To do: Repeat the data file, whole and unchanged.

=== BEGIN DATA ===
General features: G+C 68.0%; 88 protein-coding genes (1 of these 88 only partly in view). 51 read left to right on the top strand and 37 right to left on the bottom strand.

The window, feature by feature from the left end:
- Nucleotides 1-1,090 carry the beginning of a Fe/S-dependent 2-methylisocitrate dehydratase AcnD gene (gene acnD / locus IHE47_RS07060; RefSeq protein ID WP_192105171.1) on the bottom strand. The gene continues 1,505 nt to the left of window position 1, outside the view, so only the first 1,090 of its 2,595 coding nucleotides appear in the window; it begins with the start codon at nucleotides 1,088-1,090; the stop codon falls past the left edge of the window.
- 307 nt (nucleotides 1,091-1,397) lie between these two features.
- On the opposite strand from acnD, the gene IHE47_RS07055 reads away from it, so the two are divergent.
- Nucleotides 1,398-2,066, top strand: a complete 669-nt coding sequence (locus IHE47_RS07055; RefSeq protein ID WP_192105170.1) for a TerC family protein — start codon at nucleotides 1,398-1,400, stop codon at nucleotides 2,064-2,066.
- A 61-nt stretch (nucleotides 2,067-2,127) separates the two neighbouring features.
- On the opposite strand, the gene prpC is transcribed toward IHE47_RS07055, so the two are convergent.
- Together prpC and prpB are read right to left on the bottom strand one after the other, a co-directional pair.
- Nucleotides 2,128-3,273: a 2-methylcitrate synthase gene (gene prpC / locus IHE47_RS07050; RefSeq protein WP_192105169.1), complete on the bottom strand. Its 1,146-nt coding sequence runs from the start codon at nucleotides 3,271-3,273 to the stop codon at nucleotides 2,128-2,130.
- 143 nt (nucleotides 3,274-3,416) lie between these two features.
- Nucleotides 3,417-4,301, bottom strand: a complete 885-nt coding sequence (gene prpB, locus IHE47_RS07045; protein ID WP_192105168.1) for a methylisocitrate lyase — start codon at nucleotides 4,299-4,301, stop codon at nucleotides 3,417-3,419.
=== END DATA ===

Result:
General features: G+C 68.0%; 88 protein-coding genes (1 of these 88 only partly in view). 51 read left to right on the top strand and 37 right to left on the bottom strand.

The window, feature by feature from the left end:
- Nucleotides 1-1,090 carry the beginning of a Fe/S-dependent 2-methylisocitrate dehydratase AcnD gene (gene acnD / locus IHE47_RS07060; RefSeq protein ID WP_192105171.1) on the bottom strand. The gene continues 1,505 nt to the left of window position 1, outside the view, so only the first 1,090 of its 2,595 coding nucleotides appear in the window; it begins with the start codon at nucleotides 1,088-1,090; the stop codon falls past the left edge of the window.
- 307 nt (nucleotides 1,091-1,397) lie between these two features.
- On the opposite strand from acnD, the gene IHE47_RS07055 reads away from it, so the two are divergent.
- Nucleotides 1,398-2,066, top strand: a complete 669-nt coding sequence (locus IHE47_RS07055; RefSeq protein ID WP_192105170.1) for a TerC family protein — start codon at nucleotides 1,398-1,400, stop codon at nucleotides 2,064-2,066.
- A 61-nt stretch (nucleotides 2,067-2,127) separates the two neighbouring features.
- On the opposite strand, the gene prpC is transcribed toward IHE47_RS07055, so the two are convergent.
- Together prpC and prpB are read right to left on the bottom strand one after the other, a co-directional pair.
- Nucleotides 2,128-3,273: a 2-methylcitrate synthase gene (gene prpC / locus IHE47_RS07050; RefSeq protein WP_192105169.1), complete on the bottom strand. Its 1,146-nt coding sequence runs from the start codon at nucleotides 3,271-3,273 to the stop codon at nucleotides 2,128-2,130.
- 143 nt (nucleotides 3,274-3,416) lie between these two features.
- Nucleotides 3,417-4,301, bottom strand: a complete 885-nt coding sequence (gene prpB, locus IHE47_RS07045; protein ID WP_192105168.1) for a methylisocitrate lyase — start codon at nucleotides 4,299-4,301, stop codon at nucleotides 3,417-3,419.